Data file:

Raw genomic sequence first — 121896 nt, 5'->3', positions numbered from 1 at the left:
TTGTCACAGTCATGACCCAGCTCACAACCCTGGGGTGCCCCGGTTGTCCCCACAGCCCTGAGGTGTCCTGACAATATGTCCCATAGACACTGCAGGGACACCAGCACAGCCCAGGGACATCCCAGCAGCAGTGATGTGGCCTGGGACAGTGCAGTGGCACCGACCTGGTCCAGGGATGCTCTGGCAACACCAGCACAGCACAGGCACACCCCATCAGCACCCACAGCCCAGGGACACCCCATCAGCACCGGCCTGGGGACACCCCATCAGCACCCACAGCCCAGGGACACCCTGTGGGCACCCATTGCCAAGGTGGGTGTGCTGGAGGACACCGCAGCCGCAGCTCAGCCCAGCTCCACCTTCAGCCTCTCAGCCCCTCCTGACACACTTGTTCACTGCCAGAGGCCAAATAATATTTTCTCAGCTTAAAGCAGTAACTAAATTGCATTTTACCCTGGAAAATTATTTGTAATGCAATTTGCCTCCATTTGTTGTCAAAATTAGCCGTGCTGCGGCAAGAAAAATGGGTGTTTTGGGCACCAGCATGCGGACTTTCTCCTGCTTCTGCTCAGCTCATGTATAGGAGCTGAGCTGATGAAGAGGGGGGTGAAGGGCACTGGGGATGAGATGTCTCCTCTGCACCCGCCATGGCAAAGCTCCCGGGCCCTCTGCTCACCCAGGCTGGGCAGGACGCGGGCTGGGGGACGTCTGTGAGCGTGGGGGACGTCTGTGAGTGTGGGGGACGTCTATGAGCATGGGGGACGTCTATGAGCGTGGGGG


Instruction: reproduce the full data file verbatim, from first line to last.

Raw genomic sequence first — 121896 nt, 5'->3', positions numbered from 1 at the left:
TTGTCACAGTCATGACCCAGCTCACAACCCTGGGGTGCCCCGGTTGTCCCCACAGCCCTGAGGTGTCCTGACAATATGTCCCATAGACACTGCAGGGACACCAGCACAGCCCAGGGACATCCCAGCAGCAGTGATGTGGCCTGGGACAGTGCAGTGGCACCGACCTGGTCCAGGGATGCTCTGGCAACACCAGCACAGCACAGGCACACCCCATCAGCACCCACAGCCCAGGGACACCCCATCAGCACCGGCCTGGGGACACCCCATCAGCACCCACAGCCCAGGGACACCCTGTGGGCACCCATTGCCAAGGTGGGTGTGCTGGAGGACACCGCAGCCGCAGCTCAGCCCAGCTCCACCTTCAGCCTCTCAGCCCCTCCTGACACACTTGTTCACTGCCAGAGGCCAAATAATATTTTCTCAGCTTAAAGCAGTAACTAAATTGCATTTTACCCTGGAAAATTATTTGTAATGCAATTTGCCTCCATTTGTTGTCAAAATTAGCCGTGCTGCGGCAAGAAAAATGGGTGTTTTGGGCACCAGCATGCGGACTTTCTCCTGCTTCTGCTCAGCTCATGTATAGGAGCTGAGCTGATGAAGAGGGGGGTGAAGGGCACTGGGGATGAGATGTCTCCTCTGCACCCGCCATGGCAAAGCTCCCGGGCCCTCTGCTCACCCAGGCTGGGCAGGACGCGGGCTGGGGGACGTCTGTGAGCGTGGGGGACGTCTGTGAGTGTGGGGGACGTCTATGAGCATGGGGGACGTCTATGAGCGTGGGGG